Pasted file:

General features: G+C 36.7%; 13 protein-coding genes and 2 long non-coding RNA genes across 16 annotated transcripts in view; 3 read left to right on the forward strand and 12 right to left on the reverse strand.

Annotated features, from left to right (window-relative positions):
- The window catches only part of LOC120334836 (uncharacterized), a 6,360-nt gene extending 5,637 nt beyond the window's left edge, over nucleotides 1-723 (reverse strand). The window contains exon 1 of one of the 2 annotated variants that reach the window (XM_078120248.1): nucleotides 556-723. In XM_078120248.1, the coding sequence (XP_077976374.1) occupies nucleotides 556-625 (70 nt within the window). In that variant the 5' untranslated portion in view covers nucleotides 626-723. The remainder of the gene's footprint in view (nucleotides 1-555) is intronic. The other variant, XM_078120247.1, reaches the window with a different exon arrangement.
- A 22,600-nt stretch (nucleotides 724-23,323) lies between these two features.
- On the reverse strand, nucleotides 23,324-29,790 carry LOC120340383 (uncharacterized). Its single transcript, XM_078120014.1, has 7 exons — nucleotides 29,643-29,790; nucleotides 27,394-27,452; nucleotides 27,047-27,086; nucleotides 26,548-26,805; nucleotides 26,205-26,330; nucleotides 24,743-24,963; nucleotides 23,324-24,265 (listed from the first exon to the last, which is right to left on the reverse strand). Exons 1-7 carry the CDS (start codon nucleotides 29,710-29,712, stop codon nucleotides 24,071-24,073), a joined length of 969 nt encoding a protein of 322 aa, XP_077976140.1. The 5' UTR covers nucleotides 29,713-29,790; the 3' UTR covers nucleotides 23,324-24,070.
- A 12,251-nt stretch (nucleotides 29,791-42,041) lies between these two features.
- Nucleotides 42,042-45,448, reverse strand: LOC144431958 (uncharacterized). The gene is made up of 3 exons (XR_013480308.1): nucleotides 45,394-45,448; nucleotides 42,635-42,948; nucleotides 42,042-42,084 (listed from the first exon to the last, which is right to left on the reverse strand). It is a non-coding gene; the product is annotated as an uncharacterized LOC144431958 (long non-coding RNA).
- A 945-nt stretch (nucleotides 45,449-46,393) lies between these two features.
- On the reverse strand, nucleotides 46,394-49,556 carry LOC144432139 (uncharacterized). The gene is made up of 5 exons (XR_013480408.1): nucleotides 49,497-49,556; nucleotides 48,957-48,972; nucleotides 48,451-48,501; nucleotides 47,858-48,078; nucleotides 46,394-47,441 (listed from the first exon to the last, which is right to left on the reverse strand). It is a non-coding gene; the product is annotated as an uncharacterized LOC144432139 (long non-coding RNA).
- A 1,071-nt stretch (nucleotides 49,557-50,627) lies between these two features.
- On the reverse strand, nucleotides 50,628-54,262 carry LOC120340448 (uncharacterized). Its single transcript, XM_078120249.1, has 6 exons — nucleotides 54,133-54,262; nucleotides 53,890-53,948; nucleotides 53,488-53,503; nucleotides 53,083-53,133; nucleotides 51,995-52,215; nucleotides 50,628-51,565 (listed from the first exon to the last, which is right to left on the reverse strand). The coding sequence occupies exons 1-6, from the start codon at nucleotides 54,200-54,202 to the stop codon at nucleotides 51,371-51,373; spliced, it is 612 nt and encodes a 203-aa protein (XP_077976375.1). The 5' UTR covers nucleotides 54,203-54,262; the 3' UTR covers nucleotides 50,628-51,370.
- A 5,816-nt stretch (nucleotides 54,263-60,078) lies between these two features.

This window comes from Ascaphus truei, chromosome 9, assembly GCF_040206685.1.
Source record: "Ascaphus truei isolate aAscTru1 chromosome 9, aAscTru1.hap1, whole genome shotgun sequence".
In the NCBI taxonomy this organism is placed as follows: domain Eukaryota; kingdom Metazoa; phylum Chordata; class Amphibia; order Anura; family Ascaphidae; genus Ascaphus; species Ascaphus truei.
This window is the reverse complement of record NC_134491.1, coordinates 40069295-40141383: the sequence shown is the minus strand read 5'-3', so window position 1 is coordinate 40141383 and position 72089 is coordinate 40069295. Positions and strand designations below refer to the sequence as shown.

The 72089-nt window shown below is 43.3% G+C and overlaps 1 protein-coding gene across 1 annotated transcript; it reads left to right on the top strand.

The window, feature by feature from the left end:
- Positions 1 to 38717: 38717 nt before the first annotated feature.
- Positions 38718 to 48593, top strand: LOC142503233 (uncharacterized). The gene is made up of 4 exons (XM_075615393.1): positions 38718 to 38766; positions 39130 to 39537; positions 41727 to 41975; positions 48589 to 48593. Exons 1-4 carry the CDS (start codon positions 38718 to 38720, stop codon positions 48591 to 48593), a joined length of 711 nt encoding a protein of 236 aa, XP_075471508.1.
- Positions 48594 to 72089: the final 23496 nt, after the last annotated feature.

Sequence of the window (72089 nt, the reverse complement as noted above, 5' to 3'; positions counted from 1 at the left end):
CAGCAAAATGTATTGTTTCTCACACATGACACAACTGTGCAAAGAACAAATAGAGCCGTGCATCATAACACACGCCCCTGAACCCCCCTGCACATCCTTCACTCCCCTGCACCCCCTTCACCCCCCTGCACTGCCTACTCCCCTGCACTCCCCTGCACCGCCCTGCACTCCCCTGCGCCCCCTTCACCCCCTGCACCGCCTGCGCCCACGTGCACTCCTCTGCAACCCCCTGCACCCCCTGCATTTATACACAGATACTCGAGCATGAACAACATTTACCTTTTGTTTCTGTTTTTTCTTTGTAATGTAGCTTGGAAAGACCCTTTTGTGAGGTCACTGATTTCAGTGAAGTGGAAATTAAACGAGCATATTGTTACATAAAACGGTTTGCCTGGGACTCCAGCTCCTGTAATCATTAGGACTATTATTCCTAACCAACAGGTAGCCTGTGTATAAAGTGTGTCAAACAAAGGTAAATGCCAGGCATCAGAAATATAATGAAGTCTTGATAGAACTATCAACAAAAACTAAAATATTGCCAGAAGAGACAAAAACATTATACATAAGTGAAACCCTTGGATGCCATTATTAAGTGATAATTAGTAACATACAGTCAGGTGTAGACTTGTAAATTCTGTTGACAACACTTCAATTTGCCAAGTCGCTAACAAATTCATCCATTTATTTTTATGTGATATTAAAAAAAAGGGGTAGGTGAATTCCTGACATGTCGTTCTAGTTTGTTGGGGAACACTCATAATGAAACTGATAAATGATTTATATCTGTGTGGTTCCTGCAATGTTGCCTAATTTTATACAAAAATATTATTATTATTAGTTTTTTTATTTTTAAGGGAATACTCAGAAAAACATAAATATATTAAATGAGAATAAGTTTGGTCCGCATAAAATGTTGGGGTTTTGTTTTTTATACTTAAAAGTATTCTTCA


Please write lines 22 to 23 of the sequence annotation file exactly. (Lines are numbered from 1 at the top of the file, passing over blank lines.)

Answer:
Sequence of the window (72089 nt, the reverse complement as noted above, 5' to 3'; positions counted from 1 at the left end):
CAGCAAAATGTATTGTTTCTCACACATGACACAACTGTGCAAAGAACAAATAGAGCCGTGCATCATAACACACGCCCCTGAACCCCCCTGCACATCCTTCACTCCCCTGCACCCCCTTCACCCCCCTGCACTGCCTACTCCCCTGCACTCCCCTGCACCGCCCTGCACTCCCCTGCGCCCCCTTCACCCCCTGCACCGCCTGCGCCCACGTGCACTCCTCTGCAACCCCCTGCACCCCCTGCATTTATACACAGATACTCGAGCATGAACAACATTTACCTTTTGTTTCTGTTTTTTCTTTGTAATGTAGCTTGGAAAGACCCTTTTGTGAGGTCACTGATTTCAGTGAAGTGGAAATTAAACGAGCATATTGTTACATAAAACGGTTTGCCTGGGACTCCAGCTCCTGTAATCATTAGGACTATTATTCCTAACCAACAGGTAGCCTGTGTATAAAGTGTGTCAAACAAAGGTAAATGCCAGGCATCAGAAATATAATGAAGTCTTGATAGAACTATCAACAAAAACTAAAATATTGCCAGAAGAGACAAAAACATTATACATAAGTGAAACCCTTGGATGCCATTATTAAGTGATAATTAGTAACATACAGTCAGGTGTAGACTTGTAAATTCTGTTGACAACACTTCAATTTGCCAAGTCGCTAACAAATTCATCCATTTATTTTTATGTGATATTAAAAAAAAGGGGTAGGTGAATTCCTGACATGTCGTTCTAGTTTGTTGGGGAACACTCATAATGAAACTGATAAATGATTTATATCTGTGTGGTTCCTGCAATGTTGCCTAATTTTATACAAAAATATTATTATTATTAGTTTTTTTATTTTTAAGGGAATACTCAGAAAAACATAAATATATTAAATGAGAATAAGTTTGGTCCGCATAAAATGTTGGGGTTTTGTTTTTTATACTTAAAAGTATTCTTCA